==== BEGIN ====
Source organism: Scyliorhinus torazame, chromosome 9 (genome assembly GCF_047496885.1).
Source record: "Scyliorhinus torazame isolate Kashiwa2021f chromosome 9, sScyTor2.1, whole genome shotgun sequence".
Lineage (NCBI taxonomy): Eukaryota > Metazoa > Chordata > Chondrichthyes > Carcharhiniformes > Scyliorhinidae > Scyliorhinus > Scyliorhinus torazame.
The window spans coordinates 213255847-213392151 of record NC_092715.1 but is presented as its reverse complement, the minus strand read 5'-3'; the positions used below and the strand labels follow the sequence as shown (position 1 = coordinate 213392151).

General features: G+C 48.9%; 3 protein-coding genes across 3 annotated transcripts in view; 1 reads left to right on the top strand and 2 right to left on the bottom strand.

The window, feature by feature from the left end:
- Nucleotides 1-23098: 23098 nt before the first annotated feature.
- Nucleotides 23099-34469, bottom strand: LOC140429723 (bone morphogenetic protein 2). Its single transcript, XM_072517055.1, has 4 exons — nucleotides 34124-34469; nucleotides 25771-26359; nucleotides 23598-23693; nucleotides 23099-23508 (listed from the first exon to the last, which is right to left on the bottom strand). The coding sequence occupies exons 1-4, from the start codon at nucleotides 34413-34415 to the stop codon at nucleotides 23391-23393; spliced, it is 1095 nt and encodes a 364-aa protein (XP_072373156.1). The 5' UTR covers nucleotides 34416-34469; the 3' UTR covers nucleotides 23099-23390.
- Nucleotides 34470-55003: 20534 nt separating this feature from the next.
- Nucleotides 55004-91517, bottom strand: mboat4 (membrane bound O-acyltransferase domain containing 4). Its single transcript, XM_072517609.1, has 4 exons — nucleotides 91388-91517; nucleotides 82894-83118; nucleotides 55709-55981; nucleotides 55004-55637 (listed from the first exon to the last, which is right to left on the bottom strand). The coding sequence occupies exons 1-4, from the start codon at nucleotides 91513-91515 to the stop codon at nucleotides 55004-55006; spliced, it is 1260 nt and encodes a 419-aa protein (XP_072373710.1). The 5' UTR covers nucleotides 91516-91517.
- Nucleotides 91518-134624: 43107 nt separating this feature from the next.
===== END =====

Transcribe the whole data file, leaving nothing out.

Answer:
Source organism: Scyliorhinus torazame, chromosome 9 (genome assembly GCF_047496885.1).
Source record: "Scyliorhinus torazame isolate Kashiwa2021f chromosome 9, sScyTor2.1, whole genome shotgun sequence".
Lineage (NCBI taxonomy): Eukaryota > Metazoa > Chordata > Chondrichthyes > Carcharhiniformes > Scyliorhinidae > Scyliorhinus > Scyliorhinus torazame.
The window spans coordinates 213255847-213392151 of record NC_092715.1 but is presented as its reverse complement, the minus strand read 5'-3'; the positions used below and the strand labels follow the sequence as shown (position 1 = coordinate 213392151).

General features: G+C 48.9%; 3 protein-coding genes across 3 annotated transcripts in view; 1 reads left to right on the top strand and 2 right to left on the bottom strand.

The window, feature by feature from the left end:
- Nucleotides 1-23098: 23098 nt before the first annotated feature.
- Nucleotides 23099-34469, bottom strand: LOC140429723 (bone morphogenetic protein 2). Its single transcript, XM_072517055.1, has 4 exons — nucleotides 34124-34469; nucleotides 25771-26359; nucleotides 23598-23693; nucleotides 23099-23508 (listed from the first exon to the last, which is right to left on the bottom strand). The coding sequence occupies exons 1-4, from the start codon at nucleotides 34413-34415 to the stop codon at nucleotides 23391-23393; spliced, it is 1095 nt and encodes a 364-aa protein (XP_072373156.1). The 5' UTR covers nucleotides 34416-34469; the 3' UTR covers nucleotides 23099-23390.
- Nucleotides 34470-55003: 20534 nt separating this feature from the next.
- Nucleotides 55004-91517, bottom strand: mboat4 (membrane bound O-acyltransferase domain containing 4). Its single transcript, XM_072517609.1, has 4 exons — nucleotides 91388-91517; nucleotides 82894-83118; nucleotides 55709-55981; nucleotides 55004-55637 (listed from the first exon to the last, which is right to left on the bottom strand). The coding sequence occupies exons 1-4, from the start codon at nucleotides 91513-91515 to the stop codon at nucleotides 55004-55006; spliced, it is 1260 nt and encodes a 419-aa protein (XP_072373710.1). The 5' UTR covers nucleotides 91516-91517.
- Nucleotides 91518-134624: 43107 nt separating this feature from the next.